Effective fisheries management prevents overfishing, rebuilds depleted stocks, reduces bycatch and discards, protects the environment, and provides food, jobs and incomes to fishermen and fishing communities. Secure fishing rights help drive these positive outcomes.

A review of fishing rights programs around the world shows that these systems regularly accomplish fishery goals. Programs that allocate secure rights to fishermen consistently outperform conventional management approaches—benefitting both the environment and fishermen.

Safeguarding fish populations and marine habitats

Around the world, biologically rich marine habitats, like coral reefs and bays, support an abundance of sea life. Overfishing places the natural balance of these areas and people that depend on them for food and jobs at risk. Conventional management controls fishing by restricting fishermen, reducing flexibility and increasing the cost of fishing, but rarely preventing overexploitation.

Secure fishing rights change that.

With fishing rights, fishermen have incentives to maintain and restore the fish populations they rely on for a living. In fact, a review of 345 fish stocks from around the world found that those that allocate secure rights had significantly lower cases of overexploitation when compared to conventional management practices. Another study found that rights-based management implementation “halts, and even reverses, the global trend toward widespread [fisheries] collapse.”

These trends are largely driven by good compliance with controls on fishing mortality. Several studies have found that catch limits are rarely exceeded in fisheries with secure rights. One study analyzed 15 North American catch share programs and found that prior to implementation, catch limits were exceeded 44% and after, they were exceeded at 6%.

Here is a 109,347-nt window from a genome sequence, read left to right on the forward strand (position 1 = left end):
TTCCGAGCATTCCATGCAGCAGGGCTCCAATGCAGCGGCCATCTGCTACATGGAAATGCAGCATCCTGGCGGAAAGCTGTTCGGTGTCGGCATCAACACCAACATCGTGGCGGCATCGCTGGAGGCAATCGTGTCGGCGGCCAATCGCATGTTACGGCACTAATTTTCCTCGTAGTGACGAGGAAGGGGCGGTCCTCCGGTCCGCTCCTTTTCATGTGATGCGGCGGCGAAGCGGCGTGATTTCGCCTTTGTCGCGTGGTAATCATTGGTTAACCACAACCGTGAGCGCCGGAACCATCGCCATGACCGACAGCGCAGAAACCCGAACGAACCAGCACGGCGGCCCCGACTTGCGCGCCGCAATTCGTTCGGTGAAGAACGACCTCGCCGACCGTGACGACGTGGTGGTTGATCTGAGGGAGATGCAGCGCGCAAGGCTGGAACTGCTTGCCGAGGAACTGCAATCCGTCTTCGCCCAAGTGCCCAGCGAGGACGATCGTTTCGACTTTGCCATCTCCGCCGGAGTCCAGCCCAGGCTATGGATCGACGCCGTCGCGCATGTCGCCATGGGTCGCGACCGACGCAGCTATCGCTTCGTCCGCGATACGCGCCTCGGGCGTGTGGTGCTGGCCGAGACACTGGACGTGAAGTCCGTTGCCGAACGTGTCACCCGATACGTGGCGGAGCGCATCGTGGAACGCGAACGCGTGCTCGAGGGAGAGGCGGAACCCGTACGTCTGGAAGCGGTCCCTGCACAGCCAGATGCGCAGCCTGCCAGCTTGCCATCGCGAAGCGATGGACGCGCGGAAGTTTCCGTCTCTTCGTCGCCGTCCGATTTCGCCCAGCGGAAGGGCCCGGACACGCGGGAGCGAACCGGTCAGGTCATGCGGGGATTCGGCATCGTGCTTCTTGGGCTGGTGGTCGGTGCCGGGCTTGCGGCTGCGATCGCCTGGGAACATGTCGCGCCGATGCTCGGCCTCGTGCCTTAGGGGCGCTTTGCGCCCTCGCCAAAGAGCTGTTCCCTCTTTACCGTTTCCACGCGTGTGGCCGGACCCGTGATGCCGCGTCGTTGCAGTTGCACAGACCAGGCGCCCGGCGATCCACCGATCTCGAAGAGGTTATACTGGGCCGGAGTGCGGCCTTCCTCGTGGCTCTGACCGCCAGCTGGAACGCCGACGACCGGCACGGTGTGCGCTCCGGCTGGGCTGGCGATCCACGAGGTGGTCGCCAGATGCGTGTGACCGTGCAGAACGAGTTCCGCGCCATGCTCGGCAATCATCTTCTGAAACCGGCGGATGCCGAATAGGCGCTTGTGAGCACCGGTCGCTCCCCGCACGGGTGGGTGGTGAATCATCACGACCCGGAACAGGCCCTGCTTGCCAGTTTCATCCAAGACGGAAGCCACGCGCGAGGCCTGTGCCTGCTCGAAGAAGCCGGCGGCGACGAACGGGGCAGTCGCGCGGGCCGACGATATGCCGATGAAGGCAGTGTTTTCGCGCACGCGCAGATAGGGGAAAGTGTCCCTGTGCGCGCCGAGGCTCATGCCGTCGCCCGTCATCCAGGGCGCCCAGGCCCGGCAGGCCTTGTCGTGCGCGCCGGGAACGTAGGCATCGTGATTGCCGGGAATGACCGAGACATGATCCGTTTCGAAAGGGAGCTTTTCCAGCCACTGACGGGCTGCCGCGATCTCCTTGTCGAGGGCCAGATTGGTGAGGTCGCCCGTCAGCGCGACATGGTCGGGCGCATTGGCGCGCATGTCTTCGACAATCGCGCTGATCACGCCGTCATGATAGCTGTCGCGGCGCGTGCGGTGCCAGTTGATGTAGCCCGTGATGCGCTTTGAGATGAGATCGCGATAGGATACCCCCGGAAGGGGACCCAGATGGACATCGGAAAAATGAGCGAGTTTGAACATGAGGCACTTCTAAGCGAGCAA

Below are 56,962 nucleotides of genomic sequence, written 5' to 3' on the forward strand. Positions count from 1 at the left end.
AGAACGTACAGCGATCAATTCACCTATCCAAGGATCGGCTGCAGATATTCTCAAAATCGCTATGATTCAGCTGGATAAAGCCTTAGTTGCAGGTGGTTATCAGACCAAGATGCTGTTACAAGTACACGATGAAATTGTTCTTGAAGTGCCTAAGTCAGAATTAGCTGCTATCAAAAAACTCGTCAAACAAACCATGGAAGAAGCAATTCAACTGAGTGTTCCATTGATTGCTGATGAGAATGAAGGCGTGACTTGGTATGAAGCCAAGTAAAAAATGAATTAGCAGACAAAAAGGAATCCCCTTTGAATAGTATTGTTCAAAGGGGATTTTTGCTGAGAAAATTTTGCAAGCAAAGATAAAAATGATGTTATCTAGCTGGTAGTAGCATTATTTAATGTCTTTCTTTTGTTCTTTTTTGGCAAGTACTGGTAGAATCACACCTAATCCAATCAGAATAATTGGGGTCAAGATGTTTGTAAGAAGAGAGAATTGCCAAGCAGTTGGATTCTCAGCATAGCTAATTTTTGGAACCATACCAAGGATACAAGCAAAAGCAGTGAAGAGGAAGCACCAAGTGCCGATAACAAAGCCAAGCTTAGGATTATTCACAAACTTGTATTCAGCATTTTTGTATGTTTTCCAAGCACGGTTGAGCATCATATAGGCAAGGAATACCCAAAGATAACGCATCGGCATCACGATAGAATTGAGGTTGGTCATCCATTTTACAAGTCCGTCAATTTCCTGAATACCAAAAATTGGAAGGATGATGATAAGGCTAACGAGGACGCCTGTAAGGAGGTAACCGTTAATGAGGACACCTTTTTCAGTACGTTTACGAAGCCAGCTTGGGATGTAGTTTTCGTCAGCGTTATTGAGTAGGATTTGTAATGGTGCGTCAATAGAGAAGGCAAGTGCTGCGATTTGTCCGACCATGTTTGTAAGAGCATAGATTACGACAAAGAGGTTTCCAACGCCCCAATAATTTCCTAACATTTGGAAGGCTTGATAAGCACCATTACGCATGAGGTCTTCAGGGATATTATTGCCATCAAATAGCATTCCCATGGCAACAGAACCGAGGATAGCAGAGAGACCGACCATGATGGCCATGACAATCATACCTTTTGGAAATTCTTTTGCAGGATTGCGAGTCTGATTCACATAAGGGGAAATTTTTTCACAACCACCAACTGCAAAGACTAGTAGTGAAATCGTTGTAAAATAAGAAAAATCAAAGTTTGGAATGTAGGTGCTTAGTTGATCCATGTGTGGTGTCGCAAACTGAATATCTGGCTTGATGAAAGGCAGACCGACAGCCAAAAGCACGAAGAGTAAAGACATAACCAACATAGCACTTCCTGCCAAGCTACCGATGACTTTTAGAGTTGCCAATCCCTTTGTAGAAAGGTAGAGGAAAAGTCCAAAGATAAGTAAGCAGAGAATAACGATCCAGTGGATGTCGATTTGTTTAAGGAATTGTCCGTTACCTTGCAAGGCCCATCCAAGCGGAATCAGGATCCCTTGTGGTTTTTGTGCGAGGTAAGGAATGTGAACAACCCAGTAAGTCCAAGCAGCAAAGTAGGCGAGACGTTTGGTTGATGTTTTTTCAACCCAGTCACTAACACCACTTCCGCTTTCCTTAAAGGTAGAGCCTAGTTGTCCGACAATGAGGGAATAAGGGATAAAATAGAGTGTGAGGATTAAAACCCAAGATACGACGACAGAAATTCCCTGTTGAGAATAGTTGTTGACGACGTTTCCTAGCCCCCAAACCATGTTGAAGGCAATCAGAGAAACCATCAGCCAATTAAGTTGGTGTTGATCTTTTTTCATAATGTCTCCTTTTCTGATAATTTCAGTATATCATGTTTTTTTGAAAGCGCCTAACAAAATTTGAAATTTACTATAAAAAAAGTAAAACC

When scientifically-established catch limits are followed, overfishing ceases, allowing fish stocks to rebuild. With more fish left in the sea, more fish can populate for future generations, and catch limits rise. The same North American programs saw catch limits rise nearly 20%, on average, after ten years under catch shares.

Numerous reports and studies have also found that under secure fishing rights there is a dramatic drop in bycatch (incidentally caught fish) and discarded fish (fish thrown back into the sea). In catch share programs in the United States,  fishermen in the Gulf of Mexico reduced discards of red snapper by 50% in 2010 and in the Alaskan pollock fishery, fishermen work together to create voluntary no-take zones to avoid salmon bycatch while targeting pollock. Some fishing organizations in the Chilean National Benthic Resources TURF system have also worked together to create no-take zones, which have increased spawning within and around their TURF. 

Another study found that after catch shares were put in place, the Alaska halibut fishery saw an 80% drop in ghost fishing (when lost or abandoned fishing gear continues to kill fish) in just one year. When fishermen are not in a race to fish, they are less likely to lose fishing gear, and if they do, they are more likely to take the time to recover it.